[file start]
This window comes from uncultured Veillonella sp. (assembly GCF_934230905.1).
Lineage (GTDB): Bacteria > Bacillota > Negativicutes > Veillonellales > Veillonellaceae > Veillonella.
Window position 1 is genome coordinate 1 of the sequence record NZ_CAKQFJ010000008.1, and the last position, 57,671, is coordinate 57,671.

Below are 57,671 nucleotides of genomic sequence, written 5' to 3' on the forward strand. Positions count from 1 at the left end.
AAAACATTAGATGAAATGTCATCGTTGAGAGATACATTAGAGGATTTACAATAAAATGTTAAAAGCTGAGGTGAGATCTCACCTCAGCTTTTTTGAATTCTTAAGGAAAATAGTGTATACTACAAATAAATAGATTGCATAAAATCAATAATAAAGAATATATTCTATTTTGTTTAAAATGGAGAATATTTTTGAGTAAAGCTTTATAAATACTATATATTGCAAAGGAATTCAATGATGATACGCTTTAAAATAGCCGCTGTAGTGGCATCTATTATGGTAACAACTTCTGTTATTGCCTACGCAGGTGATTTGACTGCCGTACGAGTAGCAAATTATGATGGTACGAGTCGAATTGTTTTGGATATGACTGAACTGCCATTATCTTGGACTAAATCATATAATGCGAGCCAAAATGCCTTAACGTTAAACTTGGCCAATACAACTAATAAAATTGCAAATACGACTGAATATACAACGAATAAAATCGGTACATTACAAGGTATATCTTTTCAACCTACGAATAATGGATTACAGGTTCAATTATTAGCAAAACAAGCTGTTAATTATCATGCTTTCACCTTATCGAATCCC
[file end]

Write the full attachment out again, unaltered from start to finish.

This window comes from uncultured Veillonella sp. (assembly GCF_934230905.1).
Lineage (GTDB): Bacteria > Bacillota > Negativicutes > Veillonellales > Veillonellaceae > Veillonella.
Window position 1 is genome coordinate 1 of the sequence record NZ_CAKQFJ010000008.1, and the last position, 57,671, is coordinate 57,671.

Below are 57,671 nucleotides of genomic sequence, written 5' to 3' on the forward strand. Positions count from 1 at the left end.
AAAACATTAGATGAAATGTCATCGTTGAGAGATACATTAGAGGATTTACAATAAAATGTTAAAAGCTGAGGTGAGATCTCACCTCAGCTTTTTTGAATTCTTAAGGAAAATAGTGTATACTACAAATAAATAGATTGCATAAAATCAATAATAAAGAATATATTCTATTTTGTTTAAAATGGAGAATATTTTTGAGTAAAGCTTTATAAATACTATATATTGCAAAGGAATTCAATGATGATACGCTTTAAAATAGCCGCTGTAGTGGCATCTATTATGGTAACAACTTCTGTTATTGCCTACGCAGGTGATTTGACTGCCGTACGAGTAGCAAATTATGATGGTACGAGTCGAATTGTTTTGGATATGACTGAACTGCCATTATCTTGGACTAAATCATATAATGCGAGCCAAAATGCCTTAACGTTAAACTTGGCCAATACAACTAATAAAATTGCAAATACGACTGAATATACAACGAATAAAATCGGTACATTACAAGGTATATCTTTTCAACCTACGAATAATGGATTACAGGTTCAATTATTAGCAAAACAAGCTGTTAATTATCATGCTTTCACCTTATCGAATCCC